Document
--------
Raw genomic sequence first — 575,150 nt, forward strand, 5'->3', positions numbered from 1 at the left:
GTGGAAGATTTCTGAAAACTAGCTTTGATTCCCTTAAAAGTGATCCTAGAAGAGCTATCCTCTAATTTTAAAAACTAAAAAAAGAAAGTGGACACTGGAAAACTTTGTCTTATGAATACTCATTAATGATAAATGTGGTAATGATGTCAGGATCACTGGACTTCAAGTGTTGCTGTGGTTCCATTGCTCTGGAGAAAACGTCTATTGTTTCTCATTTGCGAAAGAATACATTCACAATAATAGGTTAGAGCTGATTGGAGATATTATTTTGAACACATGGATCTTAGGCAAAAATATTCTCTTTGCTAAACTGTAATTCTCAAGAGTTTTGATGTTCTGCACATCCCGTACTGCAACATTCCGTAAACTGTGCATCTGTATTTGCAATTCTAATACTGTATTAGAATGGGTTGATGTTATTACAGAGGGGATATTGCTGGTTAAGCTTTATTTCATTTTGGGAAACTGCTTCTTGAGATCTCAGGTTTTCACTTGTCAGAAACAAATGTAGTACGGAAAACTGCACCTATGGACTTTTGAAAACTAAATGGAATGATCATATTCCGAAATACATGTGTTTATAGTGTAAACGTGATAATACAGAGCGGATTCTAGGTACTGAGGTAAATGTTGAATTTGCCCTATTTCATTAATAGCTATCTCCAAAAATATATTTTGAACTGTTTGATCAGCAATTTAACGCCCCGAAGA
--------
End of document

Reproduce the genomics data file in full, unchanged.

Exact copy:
Raw genomic sequence first — 575,150 nt, forward strand, 5'->3', positions numbered from 1 at the left:
GTGGAAGATTTCTGAAAACTAGCTTTGATTCCCTTAAAAGTGATCCTAGAAGAGCTATCCTCTAATTTTAAAAACTAAAAAAAGAAAGTGGACACTGGAAAACTTTGTCTTATGAATACTCATTAATGATAAATGTGGTAATGATGTCAGGATCACTGGACTTCAAGTGTTGCTGTGGTTCCATTGCTCTGGAGAAAACGTCTATTGTTTCTCATTTGCGAAAGAATACATTCACAATAATAGGTTAGAGCTGATTGGAGATATTATTTTGAACACATGGATCTTAGGCAAAAATATTCTCTTTGCTAAACTGTAATTCTCAAGAGTTTTGATGTTCTGCACATCCCGTACTGCAACATTCCGTAAACTGTGCATCTGTATTTGCAATTCTAATACTGTATTAGAATGGGTTGATGTTATTACAGAGGGGATATTGCTGGTTAAGCTTTATTTCATTTTGGGAAACTGCTTCTTGAGATCTCAGGTTTTCACTTGTCAGAAACAAATGTAGTACGGAAAACTGCACCTATGGACTTTTGAAAACTAAATGGAATGATCATATTCCGAAATACATGTGTTTATAGTGTAAACGTGATAATACAGAGCGGATTCTAGGTACTGAGGTAAATGTTGAATTTGCCCTATTTCATTAATAGCTATCTCCAAAAATATATTTTGAACTGTTTGATCAGCAATTTAACGCCCCGAAGA